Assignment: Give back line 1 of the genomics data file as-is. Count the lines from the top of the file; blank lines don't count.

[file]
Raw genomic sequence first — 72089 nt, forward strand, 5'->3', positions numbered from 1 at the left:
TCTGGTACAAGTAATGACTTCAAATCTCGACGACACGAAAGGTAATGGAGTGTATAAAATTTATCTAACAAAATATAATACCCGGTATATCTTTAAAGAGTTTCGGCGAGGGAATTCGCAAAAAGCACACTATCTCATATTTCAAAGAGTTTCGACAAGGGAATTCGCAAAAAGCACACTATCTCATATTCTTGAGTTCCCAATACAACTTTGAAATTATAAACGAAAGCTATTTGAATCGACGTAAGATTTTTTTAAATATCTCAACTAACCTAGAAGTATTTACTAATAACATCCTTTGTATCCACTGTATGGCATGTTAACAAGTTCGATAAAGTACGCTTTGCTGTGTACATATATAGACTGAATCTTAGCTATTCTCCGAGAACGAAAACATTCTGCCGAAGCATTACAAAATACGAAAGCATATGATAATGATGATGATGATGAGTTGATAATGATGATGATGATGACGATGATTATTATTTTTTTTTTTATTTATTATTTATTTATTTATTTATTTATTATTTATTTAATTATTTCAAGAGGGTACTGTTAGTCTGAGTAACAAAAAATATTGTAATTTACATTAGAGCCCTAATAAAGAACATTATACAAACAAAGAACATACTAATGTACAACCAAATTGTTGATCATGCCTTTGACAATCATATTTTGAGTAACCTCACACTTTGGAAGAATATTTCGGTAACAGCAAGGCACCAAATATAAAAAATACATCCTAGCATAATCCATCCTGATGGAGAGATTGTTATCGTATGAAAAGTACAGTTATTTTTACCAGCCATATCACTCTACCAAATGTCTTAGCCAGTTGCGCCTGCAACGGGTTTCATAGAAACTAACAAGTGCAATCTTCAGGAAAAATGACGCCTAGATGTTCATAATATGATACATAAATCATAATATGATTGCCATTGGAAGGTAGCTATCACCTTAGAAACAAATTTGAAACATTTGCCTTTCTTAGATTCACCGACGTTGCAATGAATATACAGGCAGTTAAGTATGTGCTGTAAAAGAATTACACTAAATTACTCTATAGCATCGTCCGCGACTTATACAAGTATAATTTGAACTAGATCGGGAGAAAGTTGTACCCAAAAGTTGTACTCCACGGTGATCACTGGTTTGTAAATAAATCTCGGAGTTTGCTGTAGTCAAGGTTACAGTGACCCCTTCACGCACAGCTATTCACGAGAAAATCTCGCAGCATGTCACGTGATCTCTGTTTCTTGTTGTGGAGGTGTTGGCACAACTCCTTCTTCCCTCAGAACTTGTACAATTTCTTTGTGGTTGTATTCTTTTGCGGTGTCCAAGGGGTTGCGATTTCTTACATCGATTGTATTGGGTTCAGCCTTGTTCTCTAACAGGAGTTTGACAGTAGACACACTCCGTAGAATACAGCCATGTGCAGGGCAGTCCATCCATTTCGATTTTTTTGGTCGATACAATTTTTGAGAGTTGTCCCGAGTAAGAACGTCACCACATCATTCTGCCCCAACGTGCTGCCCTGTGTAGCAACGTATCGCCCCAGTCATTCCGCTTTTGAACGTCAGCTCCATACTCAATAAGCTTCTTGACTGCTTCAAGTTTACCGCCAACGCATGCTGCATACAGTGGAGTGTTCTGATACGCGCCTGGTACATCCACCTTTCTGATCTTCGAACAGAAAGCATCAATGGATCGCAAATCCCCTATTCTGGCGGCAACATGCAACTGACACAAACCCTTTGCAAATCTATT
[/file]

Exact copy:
Raw genomic sequence first — 72089 nt, forward strand, 5'->3', positions numbered from 1 at the left: